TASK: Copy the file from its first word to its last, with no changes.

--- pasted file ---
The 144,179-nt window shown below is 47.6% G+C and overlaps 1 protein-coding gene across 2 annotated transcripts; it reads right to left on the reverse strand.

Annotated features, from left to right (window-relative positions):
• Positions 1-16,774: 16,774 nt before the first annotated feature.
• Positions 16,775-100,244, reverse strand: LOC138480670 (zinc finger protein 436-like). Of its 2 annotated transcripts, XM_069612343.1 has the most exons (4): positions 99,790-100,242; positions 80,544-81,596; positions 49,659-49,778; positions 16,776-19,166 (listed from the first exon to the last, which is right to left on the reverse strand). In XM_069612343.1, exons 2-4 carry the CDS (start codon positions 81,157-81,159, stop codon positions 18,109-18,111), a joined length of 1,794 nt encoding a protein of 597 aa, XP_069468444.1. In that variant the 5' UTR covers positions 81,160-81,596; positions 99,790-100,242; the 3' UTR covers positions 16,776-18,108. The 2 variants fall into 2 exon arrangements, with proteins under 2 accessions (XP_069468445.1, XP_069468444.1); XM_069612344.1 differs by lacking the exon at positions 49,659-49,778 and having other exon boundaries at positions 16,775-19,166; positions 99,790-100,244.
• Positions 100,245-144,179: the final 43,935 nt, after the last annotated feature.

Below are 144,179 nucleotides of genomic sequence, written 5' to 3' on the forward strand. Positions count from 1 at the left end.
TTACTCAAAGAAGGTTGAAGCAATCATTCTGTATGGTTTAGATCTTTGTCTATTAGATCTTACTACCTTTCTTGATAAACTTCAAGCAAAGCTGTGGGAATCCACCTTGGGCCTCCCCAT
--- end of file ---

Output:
The 144,179-nt window shown below is 47.6% G+C and overlaps 1 protein-coding gene across 2 annotated transcripts; it reads right to left on the reverse strand.

Annotated features, from left to right (window-relative positions):
• Positions 1-16,774: 16,774 nt before the first annotated feature.
• Positions 16,775-100,244, reverse strand: LOC138480670 (zinc finger protein 436-like). Of its 2 annotated transcripts, XM_069612343.1 has the most exons (4): positions 99,790-100,242; positions 80,544-81,596; positions 49,659-49,778; positions 16,776-19,166 (listed from the first exon to the last, which is right to left on the reverse strand). In XM_069612343.1, exons 2-4 carry the CDS (start codon positions 81,157-81,159, stop codon positions 18,109-18,111), a joined length of 1,794 nt encoding a protein of 597 aa, XP_069468444.1. In that variant the 5' UTR covers positions 81,160-81,596; positions 99,790-100,242; the 3' UTR covers positions 16,776-18,108. The 2 variants fall into 2 exon arrangements, with proteins under 2 accessions (XP_069468445.1, XP_069468444.1); XM_069612344.1 differs by lacking the exon at positions 49,659-49,778 and having other exon boundaries at positions 16,775-19,166; positions 99,790-100,244.
• Positions 100,245-144,179: the final 43,935 nt, after the last annotated feature.

Below are 144,179 nucleotides of genomic sequence, written 5' to 3' on the forward strand. Positions count from 1 at the left end.
TTACTCAAAGAAGGTTGAAGCAATCATTCTGTATGGTTTAGATCTTTGTCTATTAGATCTTACTACCTTTCTTGATAAACTTCAAGCAAAGCTGTGGGAATCCACCTTGGGCCTCCCCAT